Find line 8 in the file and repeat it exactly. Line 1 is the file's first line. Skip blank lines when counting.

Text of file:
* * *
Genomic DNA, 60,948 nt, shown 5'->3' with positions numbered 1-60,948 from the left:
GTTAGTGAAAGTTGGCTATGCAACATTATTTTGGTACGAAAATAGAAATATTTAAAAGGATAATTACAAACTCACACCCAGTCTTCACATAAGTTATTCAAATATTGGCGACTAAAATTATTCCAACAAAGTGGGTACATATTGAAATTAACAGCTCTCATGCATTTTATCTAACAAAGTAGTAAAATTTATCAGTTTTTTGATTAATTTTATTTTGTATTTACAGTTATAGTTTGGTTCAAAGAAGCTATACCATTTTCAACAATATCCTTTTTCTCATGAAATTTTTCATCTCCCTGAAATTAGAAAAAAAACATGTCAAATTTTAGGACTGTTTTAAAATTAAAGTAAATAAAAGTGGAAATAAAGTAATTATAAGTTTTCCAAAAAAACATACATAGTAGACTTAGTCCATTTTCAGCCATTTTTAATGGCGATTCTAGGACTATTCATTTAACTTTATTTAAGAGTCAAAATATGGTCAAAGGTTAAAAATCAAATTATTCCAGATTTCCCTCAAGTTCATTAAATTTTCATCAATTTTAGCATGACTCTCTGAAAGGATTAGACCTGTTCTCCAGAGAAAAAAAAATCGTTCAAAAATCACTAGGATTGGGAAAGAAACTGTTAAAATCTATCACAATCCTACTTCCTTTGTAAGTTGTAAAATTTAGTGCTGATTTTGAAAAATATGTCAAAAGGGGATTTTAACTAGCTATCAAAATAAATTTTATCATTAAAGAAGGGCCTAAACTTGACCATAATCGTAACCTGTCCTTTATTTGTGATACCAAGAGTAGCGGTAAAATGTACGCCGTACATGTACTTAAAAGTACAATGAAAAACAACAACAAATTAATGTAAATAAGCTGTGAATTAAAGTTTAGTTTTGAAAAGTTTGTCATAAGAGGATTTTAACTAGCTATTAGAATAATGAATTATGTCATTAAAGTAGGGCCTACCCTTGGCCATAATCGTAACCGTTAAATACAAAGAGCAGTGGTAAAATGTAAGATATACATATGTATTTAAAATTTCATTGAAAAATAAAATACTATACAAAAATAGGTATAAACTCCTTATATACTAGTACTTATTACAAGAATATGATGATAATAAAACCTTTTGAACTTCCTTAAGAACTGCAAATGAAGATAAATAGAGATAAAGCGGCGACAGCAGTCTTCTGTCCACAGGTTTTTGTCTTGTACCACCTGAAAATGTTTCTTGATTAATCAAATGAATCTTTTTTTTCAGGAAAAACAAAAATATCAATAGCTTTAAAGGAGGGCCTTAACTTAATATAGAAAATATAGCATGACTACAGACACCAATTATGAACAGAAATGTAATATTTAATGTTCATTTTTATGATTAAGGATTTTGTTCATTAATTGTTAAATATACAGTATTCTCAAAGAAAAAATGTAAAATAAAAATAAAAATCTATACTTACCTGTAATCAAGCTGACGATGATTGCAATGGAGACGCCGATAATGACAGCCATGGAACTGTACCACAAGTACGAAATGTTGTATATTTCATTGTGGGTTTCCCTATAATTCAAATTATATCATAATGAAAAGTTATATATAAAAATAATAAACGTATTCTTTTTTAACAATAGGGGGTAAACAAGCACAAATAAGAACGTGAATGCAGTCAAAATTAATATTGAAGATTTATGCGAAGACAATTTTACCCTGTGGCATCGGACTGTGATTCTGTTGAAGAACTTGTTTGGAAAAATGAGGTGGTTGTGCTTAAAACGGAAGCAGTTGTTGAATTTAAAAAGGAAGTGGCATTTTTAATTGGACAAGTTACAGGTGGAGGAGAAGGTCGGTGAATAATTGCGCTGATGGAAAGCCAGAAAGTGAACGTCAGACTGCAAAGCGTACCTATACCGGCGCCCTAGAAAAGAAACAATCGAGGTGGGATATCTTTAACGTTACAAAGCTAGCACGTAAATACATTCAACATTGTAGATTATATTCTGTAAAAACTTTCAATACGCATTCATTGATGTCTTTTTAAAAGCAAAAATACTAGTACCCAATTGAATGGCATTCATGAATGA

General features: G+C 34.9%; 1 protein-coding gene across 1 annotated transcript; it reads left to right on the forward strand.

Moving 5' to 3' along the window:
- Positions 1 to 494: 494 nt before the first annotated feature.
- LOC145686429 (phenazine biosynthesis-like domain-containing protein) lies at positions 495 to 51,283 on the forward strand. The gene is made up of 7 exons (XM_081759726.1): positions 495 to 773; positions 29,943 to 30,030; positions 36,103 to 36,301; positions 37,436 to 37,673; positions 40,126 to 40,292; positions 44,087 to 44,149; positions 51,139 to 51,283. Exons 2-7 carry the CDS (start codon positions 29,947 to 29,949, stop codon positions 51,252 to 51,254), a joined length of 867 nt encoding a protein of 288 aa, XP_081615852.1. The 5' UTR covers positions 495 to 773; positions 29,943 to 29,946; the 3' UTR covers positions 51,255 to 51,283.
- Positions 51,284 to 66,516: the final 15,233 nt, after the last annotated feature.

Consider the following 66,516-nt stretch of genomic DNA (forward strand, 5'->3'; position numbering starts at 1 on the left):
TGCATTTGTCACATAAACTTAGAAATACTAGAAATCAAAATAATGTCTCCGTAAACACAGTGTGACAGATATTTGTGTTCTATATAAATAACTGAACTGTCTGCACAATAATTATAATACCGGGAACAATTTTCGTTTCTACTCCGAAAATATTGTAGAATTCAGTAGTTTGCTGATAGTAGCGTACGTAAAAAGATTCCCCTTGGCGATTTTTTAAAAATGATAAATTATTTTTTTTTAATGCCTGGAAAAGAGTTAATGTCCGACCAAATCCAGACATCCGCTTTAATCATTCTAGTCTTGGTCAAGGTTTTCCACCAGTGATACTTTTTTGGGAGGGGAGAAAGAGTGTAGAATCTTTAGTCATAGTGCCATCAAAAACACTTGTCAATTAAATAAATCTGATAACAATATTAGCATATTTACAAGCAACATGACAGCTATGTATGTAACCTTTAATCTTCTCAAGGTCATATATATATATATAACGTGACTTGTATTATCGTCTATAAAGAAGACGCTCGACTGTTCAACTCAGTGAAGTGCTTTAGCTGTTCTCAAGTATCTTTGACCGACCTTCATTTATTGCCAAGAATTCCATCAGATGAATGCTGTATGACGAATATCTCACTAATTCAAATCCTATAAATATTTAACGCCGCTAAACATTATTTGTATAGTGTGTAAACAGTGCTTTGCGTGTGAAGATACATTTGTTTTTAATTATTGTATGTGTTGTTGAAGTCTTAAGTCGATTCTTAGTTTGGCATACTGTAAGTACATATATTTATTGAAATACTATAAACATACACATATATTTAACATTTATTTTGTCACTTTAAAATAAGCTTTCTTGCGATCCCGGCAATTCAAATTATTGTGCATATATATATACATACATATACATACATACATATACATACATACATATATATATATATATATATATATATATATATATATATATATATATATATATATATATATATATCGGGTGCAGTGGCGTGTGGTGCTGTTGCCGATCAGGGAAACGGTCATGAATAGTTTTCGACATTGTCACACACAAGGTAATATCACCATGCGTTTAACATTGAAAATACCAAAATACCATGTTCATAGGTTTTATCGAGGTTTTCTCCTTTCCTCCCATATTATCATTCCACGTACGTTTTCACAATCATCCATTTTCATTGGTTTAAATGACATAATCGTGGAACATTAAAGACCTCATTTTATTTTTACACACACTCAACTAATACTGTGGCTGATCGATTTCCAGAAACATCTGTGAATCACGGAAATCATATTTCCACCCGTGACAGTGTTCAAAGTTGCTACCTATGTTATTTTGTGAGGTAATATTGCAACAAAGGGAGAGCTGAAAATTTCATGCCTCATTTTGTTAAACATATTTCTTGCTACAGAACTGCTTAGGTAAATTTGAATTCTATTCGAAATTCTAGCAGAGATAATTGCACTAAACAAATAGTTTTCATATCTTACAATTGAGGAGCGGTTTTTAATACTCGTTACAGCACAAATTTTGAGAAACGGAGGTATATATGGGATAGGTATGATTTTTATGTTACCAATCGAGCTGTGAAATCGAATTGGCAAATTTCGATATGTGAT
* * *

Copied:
Consider the following 66,516-nt stretch of genomic DNA (forward strand, 5'->3'; position numbering starts at 1 on the left):